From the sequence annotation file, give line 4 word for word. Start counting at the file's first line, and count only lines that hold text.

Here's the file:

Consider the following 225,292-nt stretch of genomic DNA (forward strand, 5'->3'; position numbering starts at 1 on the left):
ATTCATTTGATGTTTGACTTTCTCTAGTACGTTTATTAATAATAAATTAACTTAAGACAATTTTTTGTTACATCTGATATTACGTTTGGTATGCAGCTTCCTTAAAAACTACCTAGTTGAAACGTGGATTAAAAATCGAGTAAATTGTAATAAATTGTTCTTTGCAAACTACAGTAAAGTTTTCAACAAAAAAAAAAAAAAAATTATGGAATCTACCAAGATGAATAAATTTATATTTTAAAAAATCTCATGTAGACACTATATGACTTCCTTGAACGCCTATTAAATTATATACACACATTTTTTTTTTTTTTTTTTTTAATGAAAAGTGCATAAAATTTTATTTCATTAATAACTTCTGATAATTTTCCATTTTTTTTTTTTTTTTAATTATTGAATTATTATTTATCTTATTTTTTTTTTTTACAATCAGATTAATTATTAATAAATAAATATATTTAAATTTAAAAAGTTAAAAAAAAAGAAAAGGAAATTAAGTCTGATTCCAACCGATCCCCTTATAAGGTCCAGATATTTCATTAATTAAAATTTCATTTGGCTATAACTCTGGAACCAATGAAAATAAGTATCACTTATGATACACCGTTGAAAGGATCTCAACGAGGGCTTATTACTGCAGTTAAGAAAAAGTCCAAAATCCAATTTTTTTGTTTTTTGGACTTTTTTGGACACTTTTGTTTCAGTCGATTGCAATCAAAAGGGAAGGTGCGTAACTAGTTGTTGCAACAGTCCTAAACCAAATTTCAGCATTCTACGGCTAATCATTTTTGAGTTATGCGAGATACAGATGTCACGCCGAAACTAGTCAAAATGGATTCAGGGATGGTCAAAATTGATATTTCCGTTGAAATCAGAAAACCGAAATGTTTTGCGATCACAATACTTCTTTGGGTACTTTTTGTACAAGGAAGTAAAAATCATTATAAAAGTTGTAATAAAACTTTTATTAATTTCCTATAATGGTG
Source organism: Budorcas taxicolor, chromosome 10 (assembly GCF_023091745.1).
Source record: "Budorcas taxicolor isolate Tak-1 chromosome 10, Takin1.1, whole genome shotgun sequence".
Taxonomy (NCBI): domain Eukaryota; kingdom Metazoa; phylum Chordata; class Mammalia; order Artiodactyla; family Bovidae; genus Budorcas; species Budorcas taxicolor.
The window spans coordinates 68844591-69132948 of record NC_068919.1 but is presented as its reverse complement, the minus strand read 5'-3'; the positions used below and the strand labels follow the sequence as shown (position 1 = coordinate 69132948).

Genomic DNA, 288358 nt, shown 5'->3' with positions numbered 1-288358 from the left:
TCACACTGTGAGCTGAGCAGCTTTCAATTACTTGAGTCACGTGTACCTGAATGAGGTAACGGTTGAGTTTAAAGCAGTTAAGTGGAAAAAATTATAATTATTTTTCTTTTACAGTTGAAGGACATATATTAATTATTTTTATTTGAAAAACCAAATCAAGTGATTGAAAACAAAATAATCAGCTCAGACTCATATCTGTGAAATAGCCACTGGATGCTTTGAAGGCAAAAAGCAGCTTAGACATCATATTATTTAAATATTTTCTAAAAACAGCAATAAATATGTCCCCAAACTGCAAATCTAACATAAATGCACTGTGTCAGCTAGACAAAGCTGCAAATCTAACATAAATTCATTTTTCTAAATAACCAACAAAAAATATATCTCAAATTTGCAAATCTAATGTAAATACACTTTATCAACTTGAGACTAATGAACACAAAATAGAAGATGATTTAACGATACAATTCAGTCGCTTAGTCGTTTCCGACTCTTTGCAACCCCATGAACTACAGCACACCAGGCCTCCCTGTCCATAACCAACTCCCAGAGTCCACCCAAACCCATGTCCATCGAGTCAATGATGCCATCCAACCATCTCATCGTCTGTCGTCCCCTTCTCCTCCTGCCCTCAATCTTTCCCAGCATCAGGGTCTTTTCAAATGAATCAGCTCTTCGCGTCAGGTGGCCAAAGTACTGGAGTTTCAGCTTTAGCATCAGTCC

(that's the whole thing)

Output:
Source record: "Budorcas taxicolor isolate Tak-1 chromosome 10, Takin1.1, whole genome shotgun sequence".